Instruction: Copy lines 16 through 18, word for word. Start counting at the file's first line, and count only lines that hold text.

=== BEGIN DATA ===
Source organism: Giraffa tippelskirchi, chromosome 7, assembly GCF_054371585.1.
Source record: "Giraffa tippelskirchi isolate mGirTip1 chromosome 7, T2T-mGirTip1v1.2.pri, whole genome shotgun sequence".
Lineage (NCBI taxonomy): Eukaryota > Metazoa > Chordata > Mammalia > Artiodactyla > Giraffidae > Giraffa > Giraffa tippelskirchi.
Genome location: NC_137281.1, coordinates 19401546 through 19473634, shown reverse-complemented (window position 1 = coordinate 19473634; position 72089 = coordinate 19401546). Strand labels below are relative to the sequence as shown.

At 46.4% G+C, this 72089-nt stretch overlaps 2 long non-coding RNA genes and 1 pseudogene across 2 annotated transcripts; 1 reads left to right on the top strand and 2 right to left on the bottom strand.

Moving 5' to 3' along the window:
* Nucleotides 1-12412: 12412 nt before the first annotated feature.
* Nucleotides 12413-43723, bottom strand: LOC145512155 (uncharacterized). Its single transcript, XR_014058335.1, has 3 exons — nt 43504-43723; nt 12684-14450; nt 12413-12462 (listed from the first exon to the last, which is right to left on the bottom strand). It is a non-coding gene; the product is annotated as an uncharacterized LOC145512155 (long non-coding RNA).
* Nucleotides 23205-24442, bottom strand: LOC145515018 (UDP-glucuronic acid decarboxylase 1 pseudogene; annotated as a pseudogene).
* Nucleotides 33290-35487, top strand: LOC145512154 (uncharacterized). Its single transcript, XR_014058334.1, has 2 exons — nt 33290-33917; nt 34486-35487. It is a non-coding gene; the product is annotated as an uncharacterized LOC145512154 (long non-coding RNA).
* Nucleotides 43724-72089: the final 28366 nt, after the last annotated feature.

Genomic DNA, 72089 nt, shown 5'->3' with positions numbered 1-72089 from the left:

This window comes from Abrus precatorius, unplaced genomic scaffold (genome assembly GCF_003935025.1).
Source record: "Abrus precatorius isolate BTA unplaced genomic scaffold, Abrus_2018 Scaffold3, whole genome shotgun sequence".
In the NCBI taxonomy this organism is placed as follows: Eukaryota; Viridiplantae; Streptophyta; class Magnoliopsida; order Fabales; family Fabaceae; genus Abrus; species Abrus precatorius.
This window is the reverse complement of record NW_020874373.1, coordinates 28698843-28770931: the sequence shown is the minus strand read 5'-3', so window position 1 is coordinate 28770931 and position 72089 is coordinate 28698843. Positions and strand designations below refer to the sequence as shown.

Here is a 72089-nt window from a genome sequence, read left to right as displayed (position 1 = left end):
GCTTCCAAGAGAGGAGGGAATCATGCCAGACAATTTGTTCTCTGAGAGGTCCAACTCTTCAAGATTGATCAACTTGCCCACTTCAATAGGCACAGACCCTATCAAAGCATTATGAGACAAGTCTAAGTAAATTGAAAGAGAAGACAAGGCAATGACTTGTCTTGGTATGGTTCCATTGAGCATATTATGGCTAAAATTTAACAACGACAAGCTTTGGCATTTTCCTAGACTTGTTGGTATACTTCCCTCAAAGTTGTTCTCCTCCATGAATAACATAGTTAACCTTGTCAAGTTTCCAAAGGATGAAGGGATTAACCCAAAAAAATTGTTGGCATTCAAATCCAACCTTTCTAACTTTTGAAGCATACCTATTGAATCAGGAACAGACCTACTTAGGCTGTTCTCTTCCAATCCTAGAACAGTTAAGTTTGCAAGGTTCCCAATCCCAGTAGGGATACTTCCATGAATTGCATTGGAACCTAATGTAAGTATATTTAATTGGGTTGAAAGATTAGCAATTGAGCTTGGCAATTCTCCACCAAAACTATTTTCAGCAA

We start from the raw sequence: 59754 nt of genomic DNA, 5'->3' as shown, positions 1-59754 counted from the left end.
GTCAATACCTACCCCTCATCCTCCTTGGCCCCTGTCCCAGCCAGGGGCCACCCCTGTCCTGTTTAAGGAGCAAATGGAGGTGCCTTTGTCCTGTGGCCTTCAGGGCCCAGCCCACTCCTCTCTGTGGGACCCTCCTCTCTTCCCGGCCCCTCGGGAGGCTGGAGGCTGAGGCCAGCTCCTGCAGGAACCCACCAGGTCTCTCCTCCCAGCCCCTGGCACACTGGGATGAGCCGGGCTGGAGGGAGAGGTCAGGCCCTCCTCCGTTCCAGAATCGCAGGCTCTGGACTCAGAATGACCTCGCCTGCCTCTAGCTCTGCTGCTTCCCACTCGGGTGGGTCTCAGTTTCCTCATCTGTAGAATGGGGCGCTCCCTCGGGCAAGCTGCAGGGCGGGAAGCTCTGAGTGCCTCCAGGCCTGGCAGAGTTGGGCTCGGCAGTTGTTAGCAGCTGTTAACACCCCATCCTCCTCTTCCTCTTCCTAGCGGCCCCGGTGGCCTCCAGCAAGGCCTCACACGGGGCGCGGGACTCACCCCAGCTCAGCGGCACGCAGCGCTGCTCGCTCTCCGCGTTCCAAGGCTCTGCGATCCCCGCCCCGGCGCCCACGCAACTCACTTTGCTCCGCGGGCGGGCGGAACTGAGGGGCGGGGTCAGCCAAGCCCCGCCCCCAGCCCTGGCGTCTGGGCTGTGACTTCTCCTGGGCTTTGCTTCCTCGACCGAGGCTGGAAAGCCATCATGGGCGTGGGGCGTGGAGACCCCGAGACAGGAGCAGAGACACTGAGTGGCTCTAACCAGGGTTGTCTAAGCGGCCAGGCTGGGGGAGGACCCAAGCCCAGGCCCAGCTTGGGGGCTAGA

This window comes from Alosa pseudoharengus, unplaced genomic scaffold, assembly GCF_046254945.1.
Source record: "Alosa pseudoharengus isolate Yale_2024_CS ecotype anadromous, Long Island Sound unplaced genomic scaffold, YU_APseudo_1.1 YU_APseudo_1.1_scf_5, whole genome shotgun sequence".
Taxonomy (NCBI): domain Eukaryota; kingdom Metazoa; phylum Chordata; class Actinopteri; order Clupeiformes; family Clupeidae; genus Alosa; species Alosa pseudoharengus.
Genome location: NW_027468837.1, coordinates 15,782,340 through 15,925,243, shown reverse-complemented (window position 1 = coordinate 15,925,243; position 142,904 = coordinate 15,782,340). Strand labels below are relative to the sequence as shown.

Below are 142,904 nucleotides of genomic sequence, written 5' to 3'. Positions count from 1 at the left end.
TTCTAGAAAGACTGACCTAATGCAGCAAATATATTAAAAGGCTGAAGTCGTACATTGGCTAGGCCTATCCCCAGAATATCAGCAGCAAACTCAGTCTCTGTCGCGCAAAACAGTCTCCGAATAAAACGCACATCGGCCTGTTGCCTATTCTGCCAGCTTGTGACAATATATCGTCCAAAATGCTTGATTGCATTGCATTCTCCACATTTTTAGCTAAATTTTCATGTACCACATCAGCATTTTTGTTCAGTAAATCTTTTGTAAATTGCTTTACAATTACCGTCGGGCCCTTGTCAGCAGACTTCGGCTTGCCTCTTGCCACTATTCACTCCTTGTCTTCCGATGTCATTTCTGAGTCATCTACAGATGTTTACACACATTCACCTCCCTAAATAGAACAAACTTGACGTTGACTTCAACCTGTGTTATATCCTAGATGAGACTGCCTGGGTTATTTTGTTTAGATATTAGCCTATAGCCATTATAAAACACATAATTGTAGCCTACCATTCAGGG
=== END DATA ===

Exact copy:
This window is the reverse complement of record NW_020874373.1, coordinates 28698843-28770931: the sequence shown is the minus strand read 5'-3', so window position 1 is coordinate 28770931 and position 72089 is coordinate 28698843. Positions and strand designations below refer to the sequence as shown.

Here is a 72089-nt window from a genome sequence, read left to right as displayed (position 1 = left end):
GCTTCCAAGAGAGGAGGGAATCATGCCAGACAATTTGTTCTCTGAGAGGTCCAACTCTTCAAGATTGATCAACTTGCCCACTTCAATAGGCACAGACCCTATCAAAGCATTATGAGACAAGTCTAAGTAAATTGAAAGAGAAGACAAGGCAATGACTTGTCTTGGTATGGTTCCATTGAGCATATTATGGCTAAAATTTAACAACGACAAGCTTTGGCATTTTCCTAGACTTGTTGGTATACTTCCCTCAAAGTTGTTCTCCTCCATGAATAACATAGTTAACCTTGTCAAGTTTCCAAAGGATGAAGGGATTAACCCAAAAAAATTGTTGGCATTCAAATCCAACCTTTCTAACTTTTGAAGCATACCTATTGAATCAGGAACAGACCTACTTAGGCTGTTCTCTTCCAATCCTAGAACAGTTAAGTTTGCAAGGTTCCCAATCCCAGTAGGGATACTTCCATGAATTGCATTGGAACCTAATGTAAGTATATTTAATTGGGTTGAAAGATTAGCAATTGAGCTTGGCAATTCTCCACCAAAACTATTTTCAGCAA